, , , ,

About a week ago, one of my friends emailed me an invitation to a Lantern Festival, on the 14th.  It is an annual festival in Jamaica Plain.  But then I learned it was done in the honor of the dead.  In my hormonal state, seeing the word dead was enough to make me all teary-eyed.  Nope, I couldn’t handle it.

Yesterday, once my hormonal issues subsided, I researched the festival.  The video showed a father and his little daughter placing lanterns over the water and watching them float away.  It evoked such sense of serenity I just had to experience it.

So, off I went into the rush hour traffic, cursing, pounding on the steering wheel, singing out of desperation, even contemplating turning around, but then the image kept popping into my head.  Inch by inch, curse by curse, song by song, I finally made it there.  Only to realize this festival happens at Forest Hills Cemetery. What am I doing here? A cemetery? Really?

I walked to the gate, almost Cathedralesque.  The mood was anything but eerie. People walked cheerfully in groups, occasionally greeting strangers. A duo played fiddle and guitar along the way.  Green everywhere.

I text him: “I’m here.”
“Follow the music to the lake.  I’ll meet you there.”  I let the music lead me to him. “This place dates back to the 1800’s. The land is 275 acres,” he said. “Anne Sexton and E.E. Cummings are buried here.”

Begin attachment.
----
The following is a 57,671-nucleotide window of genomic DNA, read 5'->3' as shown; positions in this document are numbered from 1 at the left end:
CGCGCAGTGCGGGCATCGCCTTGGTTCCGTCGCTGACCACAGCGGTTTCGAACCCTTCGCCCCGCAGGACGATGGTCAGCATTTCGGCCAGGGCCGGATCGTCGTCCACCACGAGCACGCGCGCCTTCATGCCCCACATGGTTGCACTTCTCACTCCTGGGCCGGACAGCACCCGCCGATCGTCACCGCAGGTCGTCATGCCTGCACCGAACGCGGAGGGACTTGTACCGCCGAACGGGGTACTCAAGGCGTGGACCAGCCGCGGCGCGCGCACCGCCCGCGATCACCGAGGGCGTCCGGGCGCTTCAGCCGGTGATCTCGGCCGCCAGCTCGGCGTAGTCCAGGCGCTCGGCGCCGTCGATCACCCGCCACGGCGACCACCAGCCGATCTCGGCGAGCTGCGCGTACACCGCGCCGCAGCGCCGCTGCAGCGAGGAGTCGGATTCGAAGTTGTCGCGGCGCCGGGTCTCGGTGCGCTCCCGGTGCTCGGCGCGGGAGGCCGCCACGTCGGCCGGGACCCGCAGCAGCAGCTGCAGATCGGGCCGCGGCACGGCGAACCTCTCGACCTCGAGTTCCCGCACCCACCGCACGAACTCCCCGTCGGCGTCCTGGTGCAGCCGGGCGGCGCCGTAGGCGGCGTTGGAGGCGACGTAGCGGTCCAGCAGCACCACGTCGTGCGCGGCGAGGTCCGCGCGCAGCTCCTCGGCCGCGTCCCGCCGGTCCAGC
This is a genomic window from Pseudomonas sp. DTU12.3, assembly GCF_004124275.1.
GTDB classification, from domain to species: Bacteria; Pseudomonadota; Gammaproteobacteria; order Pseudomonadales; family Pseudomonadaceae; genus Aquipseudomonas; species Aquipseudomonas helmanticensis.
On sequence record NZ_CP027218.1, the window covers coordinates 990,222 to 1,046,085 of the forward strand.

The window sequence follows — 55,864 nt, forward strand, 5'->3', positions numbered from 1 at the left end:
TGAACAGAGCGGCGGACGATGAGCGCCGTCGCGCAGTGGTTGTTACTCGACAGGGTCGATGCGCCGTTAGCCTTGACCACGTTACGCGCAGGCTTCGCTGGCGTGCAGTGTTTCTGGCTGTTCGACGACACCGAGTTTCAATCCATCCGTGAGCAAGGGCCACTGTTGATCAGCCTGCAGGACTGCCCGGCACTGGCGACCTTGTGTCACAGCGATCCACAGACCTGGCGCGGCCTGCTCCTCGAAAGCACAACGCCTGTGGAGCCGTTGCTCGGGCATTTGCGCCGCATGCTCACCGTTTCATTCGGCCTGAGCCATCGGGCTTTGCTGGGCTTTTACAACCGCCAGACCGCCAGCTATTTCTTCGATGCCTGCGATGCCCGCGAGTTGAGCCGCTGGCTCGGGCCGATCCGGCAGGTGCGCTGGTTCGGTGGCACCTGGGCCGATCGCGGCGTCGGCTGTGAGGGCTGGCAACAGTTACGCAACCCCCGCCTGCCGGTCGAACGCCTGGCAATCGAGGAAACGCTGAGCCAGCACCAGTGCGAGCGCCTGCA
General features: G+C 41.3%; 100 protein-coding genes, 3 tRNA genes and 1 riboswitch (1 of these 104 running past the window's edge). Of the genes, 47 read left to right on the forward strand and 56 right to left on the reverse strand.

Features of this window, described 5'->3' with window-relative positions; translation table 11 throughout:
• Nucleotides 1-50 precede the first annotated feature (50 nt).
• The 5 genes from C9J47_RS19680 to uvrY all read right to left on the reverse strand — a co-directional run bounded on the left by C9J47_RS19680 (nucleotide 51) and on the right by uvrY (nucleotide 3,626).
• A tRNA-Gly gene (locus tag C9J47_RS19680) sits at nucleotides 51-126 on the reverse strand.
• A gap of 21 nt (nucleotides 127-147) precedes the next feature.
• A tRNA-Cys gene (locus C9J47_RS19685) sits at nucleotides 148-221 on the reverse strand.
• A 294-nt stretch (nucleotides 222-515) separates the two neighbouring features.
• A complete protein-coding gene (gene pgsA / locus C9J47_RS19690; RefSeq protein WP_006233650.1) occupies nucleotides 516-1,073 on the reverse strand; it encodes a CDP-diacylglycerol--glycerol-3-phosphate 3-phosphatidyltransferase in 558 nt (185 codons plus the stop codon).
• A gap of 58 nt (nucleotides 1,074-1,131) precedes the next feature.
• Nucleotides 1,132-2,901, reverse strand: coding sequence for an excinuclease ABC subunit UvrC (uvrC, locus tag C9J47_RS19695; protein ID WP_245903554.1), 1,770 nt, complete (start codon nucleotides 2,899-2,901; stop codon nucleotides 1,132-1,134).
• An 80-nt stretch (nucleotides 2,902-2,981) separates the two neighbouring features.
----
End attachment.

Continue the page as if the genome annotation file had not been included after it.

Families and friends had gathered on the lawn around the pond, sharing food.  Japanese dance and drums went on as we walked to get lanterns.  Station one, buy rice paper.  Station two, choose a word for the calligrapher to write on your paper.  “Pick a word,” he says. Love, hope, peace or eternal life.  I chose Love.  The calligrapher smiled.  Station three, write your own message.  In keeping with the theme I wrote love in Farsi and English on my lantern.  Station four, place the rice paper on the four-post wooden frame.

By dusk people started lighting the tea candles inside their lanterns and soon love, hope, peace and eternal life were floating on the water.  Thousands of soft, warm lights.  In Japanese tradition, you usher away the spirit of the departed with these lanterns.

Look at the two traditions.  What a beautiful juxtaposition.  Heavy stones I saw on the way in, compared to the lightness of the lanterns.  The Mausoleums elaborately designed to make their owners eternal vs. the ephemeral spirits passing at dusk.  Mourning vs. festivities.

We started to pack.  One last glance at the pond. I think hope just touched peace.  And who knows maybe love became eternal.